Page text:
The first set of symptoms is if a patient has already been diagnosed with fibrous dysplasia. The same gene mutation causes both fibrous dysplasia and McCune-Albright syndrome, although not all people with fibrous dysplasia have McCune-Albright syndrome. This close tie between fibrous dysplasia and McCune-Albright syndrome is why the disorder is often referred to as FD/MAS and why our organization bears the same name.
Additionally, the skin of individuals with McCune-Albright syndrome may have areas of increased skin pigment, often called café-au-lait macules. The term “café-au-lait,” however, refers to the color of the lesions in light-skinned individuals, which resembles the color of coffee with milk. In dark-skinned individuals, the lesions may be more challenging to see. The pigment distribution pattern is distinctive, often starting or ending abruptly at the midline of the body. The borders tend to be jagged and irregular. The macules are usually present at birth and do not change significantly over a patient’s lifetime.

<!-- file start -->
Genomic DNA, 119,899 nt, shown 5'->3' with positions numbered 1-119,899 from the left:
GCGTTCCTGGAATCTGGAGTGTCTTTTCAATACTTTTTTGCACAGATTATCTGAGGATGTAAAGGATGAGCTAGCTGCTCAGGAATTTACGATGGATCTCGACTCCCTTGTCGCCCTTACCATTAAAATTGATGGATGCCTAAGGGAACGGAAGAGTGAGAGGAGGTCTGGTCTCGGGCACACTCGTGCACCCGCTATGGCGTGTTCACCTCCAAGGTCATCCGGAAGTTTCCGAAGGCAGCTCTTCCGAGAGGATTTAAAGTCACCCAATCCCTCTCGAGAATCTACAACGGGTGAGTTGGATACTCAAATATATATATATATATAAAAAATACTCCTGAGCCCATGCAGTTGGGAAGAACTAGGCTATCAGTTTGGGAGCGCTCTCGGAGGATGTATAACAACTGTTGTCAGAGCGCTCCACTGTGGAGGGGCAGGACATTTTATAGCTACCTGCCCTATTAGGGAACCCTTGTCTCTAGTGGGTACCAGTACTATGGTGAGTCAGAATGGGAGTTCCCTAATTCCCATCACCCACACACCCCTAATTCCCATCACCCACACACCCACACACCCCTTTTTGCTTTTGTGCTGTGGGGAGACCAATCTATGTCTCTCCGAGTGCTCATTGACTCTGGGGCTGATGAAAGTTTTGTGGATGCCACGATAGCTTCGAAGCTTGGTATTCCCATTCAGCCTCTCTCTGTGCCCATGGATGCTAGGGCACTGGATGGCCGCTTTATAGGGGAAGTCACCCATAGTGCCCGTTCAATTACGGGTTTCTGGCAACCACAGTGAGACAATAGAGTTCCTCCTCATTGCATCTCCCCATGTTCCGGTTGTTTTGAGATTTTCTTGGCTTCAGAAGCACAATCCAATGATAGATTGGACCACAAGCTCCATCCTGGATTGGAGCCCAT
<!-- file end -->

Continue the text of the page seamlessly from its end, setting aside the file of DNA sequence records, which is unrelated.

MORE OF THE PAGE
Finally, many people with McCune-Albright syndrome may also have hyperfunctioning endocrine disease. This can lead to many other issues or symptoms, such as:
- Early or precocious puberty – This is most common in girls and women, occurring in about 85% of cases
- Testicular abnormalities – Seen in the majority of cases of boys and men, occurring in about 85% of cases
- Overproduction of thyroid hormones (hyperthyroidism) – Occurs in about ⅓ of MAS patients
- Excessive growth hormone production – Found in about 15% of patients
- Cushing’s disease (excess production of cortisol) – This is very rare McCune-Albright syndrome symptom
- Hypophosphatemia (low blood phosphate levels) – This can lead to rickets and osteomalacia